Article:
13.  For John: In 1976/77, you joined Uriah Heep as their new lead singer, replacing original singer David Byron. Can you remember what your audition was like for Heep or how the band got in touch with you? I’ve read they auditioned people such as David Coverdale.

John: Ken Hensley called me out of the blue. The band had heard tapes of my vocals with LF and other projects that I had done and I suppose they considered my vocals fitting to their future plans. To do the audition, I literally had to go out and buy the “Best Of” album to familiarize myself with bands material. However after doing a couple of numbers I got the job.

Side note: While waiting for the answers to the questions, I came across an interview Ken Hensley gave on the Inside Uriah Heep DVDs. According to Hensley, Deep Purple bassist Roger Glover had recommended Lawton to the band.



14.  For John: Being a Heep fan, I do enjoy the three albums you made with them- especially Firefly. I am curious to know: did you ever get to meet David Byron?
John: No I never got to meet him personally…he was at the first gig I did with the band in London and we did kind of walk past each other with a nod of the head and a quick Hi L



15.  For Peter and Dieter: Lucifer’s Friend went on with singer Mike Starrs for two more albums (Good Time Warrior and Sneak Me In). What was that time like when Mike was in the band? How did the fans respond to Mike as the new singer?

Dieter: Could anyone replace John Lawton? No. But we found a new way playing live. Mike was perfect as a musician and a friend to us. Everybody cancelled their jobs and we were making records and going on tours. [We were] supports to Manfred Manns, Van Halen and Scorpions. See Rockpalast: The fans liked it.

Side note: For those unaware, Rockpalast was a German concert show and venue. During their time with Mike Starrs, Lucifer’s Friend played there. You can find the concert on CD and maybe some videos on YouTube.



16.  For John: What do you think of the music Lucifer’s Friend released with Mike?

John: The guys in the band as musicians would be good regardless of who the singer was J. Hey Mike was and still is a good singer. I think the band went slightly poppy at that time, but hey they are always good.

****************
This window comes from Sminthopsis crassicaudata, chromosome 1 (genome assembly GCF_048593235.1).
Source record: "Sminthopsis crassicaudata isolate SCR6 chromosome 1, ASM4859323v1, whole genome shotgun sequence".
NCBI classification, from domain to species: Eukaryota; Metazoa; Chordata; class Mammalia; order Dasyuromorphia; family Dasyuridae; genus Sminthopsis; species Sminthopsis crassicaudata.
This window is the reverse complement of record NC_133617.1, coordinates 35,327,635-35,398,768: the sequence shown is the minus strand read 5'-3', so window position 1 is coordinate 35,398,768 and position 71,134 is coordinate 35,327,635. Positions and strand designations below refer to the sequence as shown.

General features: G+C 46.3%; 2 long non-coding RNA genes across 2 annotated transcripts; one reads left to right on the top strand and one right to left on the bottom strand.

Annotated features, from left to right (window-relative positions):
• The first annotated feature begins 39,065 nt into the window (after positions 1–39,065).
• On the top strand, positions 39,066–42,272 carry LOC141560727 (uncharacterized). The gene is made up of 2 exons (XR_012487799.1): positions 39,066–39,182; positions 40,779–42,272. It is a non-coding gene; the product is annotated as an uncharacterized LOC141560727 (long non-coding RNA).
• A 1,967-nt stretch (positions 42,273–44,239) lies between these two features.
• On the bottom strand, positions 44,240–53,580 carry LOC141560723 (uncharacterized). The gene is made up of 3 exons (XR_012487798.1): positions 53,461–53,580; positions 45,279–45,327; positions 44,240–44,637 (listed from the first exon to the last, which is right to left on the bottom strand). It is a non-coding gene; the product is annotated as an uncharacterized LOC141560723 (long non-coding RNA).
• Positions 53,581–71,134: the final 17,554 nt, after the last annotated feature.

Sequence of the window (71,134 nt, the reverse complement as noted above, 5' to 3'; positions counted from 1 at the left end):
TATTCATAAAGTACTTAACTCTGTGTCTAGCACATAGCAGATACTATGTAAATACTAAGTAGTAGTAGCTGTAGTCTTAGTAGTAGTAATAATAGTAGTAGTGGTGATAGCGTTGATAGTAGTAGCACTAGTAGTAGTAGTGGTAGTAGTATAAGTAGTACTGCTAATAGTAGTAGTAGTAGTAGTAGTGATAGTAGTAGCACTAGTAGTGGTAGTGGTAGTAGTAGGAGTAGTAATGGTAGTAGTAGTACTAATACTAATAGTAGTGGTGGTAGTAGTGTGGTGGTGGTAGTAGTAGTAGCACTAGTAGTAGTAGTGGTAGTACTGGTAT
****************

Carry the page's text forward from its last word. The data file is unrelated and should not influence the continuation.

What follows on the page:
17.  How did the band reunite in 1981 with John back in the group? What events led up to it?

Peter: A combination of a few things….we (LF) had played on John’s solo album HEARTBEAT and we talked about doing another LUCIFERS album, we had new material so we said “why not?” It was also the 1st time that we had recorded outside of Germany, which was a good experience for us.



18.  After releasing Mean Machine in 1981, the band broke up. What were the reasons behind it? Also, how successful would you say the band was during its original run?
John: Firstly, the band never really broke up….yes we went off and did different things, but we never said “Okay let’s call it a day.”  In the time that Mike was the singer, the band toured quite a lot together with Van Halen, Manfred Mann so it was good to get the band name out there.



19.  What were each of you doing after the band broke up…..

Peter: I was touring a lot with the James Last Orchestra together with Peter Hecht and Herbert Bornhold, the drummer with LF. Dieter was playing with a party band and playing bass in the Orchestra for the musical CATS in Hamburg. As John says, we really never broke up. We took some “time out” J

Side note: When Lucifer’s Friend reunited in 1994, Lawton and Hesslein were the only members from the original line-up present. When the band released Sumo Grip in 1994, the album was released under a new name- Lucifer’s Friend II.

John: The reason [why we changed the name] was because [Dieter] Horns & [Peter] Hecht were not on the album (their choice). They objected to using the LF name as normal, but legally they had no standing when we put a "II" to the name. Any animosity has long since been forgotten, by the way…